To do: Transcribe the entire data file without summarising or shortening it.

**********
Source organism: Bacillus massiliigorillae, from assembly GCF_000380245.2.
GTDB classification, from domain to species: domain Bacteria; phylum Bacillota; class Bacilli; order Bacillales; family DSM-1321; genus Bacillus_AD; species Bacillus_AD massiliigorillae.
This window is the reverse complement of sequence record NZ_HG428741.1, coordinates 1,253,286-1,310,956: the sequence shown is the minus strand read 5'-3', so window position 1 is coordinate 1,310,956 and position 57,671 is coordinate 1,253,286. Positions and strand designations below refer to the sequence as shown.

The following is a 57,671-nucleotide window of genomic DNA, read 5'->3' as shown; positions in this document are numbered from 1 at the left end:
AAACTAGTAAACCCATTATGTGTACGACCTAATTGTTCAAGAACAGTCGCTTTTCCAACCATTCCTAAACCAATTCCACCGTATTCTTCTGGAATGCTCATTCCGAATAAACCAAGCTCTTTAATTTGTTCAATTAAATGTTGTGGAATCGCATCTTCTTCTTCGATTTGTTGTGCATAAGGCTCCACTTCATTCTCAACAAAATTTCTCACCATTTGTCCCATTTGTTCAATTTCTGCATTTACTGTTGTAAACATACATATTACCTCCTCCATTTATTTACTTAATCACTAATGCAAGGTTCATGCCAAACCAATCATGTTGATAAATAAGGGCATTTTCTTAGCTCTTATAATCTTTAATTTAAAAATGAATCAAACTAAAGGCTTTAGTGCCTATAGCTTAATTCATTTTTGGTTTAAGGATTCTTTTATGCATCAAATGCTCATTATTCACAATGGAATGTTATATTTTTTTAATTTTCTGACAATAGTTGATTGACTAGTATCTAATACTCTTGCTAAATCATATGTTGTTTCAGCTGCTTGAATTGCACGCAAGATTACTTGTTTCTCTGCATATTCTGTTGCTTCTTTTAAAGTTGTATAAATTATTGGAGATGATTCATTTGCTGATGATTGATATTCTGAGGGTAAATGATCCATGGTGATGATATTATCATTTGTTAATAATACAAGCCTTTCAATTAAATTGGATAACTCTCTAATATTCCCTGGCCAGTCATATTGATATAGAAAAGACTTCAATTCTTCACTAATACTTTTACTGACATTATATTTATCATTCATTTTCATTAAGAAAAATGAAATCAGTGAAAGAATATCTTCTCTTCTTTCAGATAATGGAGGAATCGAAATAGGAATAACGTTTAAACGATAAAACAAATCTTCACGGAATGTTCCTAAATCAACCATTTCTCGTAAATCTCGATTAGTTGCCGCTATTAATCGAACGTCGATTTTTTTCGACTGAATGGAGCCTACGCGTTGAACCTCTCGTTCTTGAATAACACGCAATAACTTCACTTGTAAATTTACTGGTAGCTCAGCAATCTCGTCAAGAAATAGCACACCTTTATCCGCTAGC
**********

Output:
Source organism: Bacillus massiliigorillae, from assembly GCF_000380245.2.
GTDB classification, from domain to species: domain Bacteria; phylum Bacillota; class Bacilli; order Bacillales; family DSM-1321; genus Bacillus_AD; species Bacillus_AD massiliigorillae.
This window is the reverse complement of sequence record NZ_HG428741.1, coordinates 1,253,286-1,310,956: the sequence shown is the minus strand read 5'-3', so window position 1 is coordinate 1,310,956 and position 57,671 is coordinate 1,253,286. Positions and strand designations below refer to the sequence as shown.

The following is a 57,671-nucleotide window of genomic DNA, read 5'->3' as shown; positions in this document are numbered from 1 at the left end:
AAACTAGTAAACCCATTATGTGTACGACCTAATTGTTCAAGAACAGTCGCTTTTCCAACCATTCCTAAACCAATTCCACCGTATTCTTCTGGAATGCTCATTCCGAATAAACCAAGCTCTTTAATTTGTTCAATTAAATGTTGTGGAATCGCATCTTCTTCTTCGATTTGTTGTGCATAAGGCTCCACTTCATTCTCAACAAAATTTCTCACCATTTGTCCCATTTGTTCAATTTCTGCATTTACTGTTGTAAACATACATATTACCTCCTCCATTTATTTACTTAATCACTAATGCAAGGTTCATGCCAAACCAATCATGTTGATAAATAAGGGCATTTTCTTAGCTCTTATAATCTTTAATTTAAAAATGAATCAAACTAAAGGCTTTAGTGCCTATAGCTTAATTCATTTTTGGTTTAAGGATTCTTTTATGCATCAAATGCTCATTATTCACAATGGAATGTTATATTTTTTTAATTTTCTGACAATAGTTGATTGACTAGTATCTAATACTCTTGCTAAATCATATGTTGTTTCAGCTGCTTGAATTGCACGCAAGATTACTTGTTTCTCTGCATATTCTGTTGCTTCTTTTAAAGTTGTATAAATTATTGGAGATGATTCATTTGCTGATGATTGATATTCTGAGGGTAAATGATCCATGGTGATGATATTATCATTTGTTAATAATACAAGCCTTTCAATTAAATTGGATAACTCTCTAATATTCCCTGGCCAGTCATATTGATATAGAAAAGACTTCAATTCTTCACTAATACTTTTACTGACATTATATTTATCATTCATTTTCATTAAGAAAAATGAAATCAGTGAAAGAATATCTTCTCTTCTTTCAGATAATGGAGGAATCGAAATAGGAATAACGTTTAAACGATAAAACAAATCTTCACGGAATGTTCCTAAATCAACCATTTCTCGTAAATCTCGATTAGTTGCCGCTATTAATCGAACGTCGATTTTTTTCGACTGAATGGAGCCTACGCGTTGAACCTCTCGTTCTTGAATAACACGCAATAACTTCACTTGTAAATTTACTGGTAGCTCAGCAATCTCGTCAAGAAATAGCACACCTTTATCCGCTAGC